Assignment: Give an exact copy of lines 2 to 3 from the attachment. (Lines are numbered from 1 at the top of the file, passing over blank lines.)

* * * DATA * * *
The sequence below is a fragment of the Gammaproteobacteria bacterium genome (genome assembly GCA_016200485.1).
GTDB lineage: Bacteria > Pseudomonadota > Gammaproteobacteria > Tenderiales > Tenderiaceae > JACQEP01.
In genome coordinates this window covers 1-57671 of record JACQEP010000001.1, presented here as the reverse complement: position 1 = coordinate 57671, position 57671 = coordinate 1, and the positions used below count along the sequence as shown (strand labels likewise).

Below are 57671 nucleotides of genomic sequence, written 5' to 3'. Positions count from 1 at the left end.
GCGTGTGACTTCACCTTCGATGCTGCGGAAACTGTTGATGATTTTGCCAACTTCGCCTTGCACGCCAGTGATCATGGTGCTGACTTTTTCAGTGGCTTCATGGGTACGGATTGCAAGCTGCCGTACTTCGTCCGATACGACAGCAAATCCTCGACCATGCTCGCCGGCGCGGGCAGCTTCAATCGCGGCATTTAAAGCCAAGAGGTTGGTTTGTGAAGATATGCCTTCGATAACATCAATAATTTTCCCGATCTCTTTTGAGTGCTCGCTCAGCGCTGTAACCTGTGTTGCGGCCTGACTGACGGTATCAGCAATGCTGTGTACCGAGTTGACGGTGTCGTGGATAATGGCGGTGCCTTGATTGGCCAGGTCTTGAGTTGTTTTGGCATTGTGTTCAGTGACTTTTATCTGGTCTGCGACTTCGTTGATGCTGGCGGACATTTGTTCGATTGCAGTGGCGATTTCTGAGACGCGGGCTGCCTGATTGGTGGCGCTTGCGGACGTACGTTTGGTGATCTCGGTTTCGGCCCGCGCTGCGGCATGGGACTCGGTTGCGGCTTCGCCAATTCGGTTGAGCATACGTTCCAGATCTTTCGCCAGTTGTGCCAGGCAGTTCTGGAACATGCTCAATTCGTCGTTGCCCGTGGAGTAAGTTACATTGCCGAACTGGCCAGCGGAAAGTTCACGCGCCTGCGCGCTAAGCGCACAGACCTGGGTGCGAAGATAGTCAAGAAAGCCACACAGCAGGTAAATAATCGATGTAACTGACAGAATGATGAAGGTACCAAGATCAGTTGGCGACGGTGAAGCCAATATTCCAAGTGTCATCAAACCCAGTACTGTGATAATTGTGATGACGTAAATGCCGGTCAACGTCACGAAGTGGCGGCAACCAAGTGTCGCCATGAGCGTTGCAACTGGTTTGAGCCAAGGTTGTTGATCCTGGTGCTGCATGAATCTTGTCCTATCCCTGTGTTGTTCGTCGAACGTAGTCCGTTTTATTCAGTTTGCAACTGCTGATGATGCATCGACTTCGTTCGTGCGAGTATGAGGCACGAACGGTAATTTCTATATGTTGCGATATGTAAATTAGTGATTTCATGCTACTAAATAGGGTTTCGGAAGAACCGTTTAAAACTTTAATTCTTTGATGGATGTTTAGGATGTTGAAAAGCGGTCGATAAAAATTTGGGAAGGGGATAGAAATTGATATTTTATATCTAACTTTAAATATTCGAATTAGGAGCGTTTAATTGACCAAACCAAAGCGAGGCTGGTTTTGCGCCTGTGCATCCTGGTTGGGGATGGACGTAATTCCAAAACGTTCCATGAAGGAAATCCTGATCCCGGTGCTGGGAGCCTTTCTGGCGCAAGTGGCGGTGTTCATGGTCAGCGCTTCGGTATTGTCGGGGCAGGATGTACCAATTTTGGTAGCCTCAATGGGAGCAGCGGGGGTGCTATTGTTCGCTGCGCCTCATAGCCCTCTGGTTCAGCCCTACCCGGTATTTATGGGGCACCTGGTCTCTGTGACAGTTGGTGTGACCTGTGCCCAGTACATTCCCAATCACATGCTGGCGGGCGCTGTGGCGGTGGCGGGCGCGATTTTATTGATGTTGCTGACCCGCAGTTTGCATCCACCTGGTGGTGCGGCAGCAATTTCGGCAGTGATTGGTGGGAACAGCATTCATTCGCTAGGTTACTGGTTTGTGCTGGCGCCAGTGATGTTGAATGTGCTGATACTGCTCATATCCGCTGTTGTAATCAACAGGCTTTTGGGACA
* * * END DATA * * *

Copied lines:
GTDB lineage: Bacteria > Pseudomonadota > Gammaproteobacteria > Tenderiales > Tenderiaceae > JACQEP01.
In genome coordinates this window covers 1-57671 of record JACQEP010000001.1, presented here as the reverse complement: position 1 = coordinate 57671, position 57671 = coordinate 1, and the positions used below count along the sequence as shown (strand labels likewise).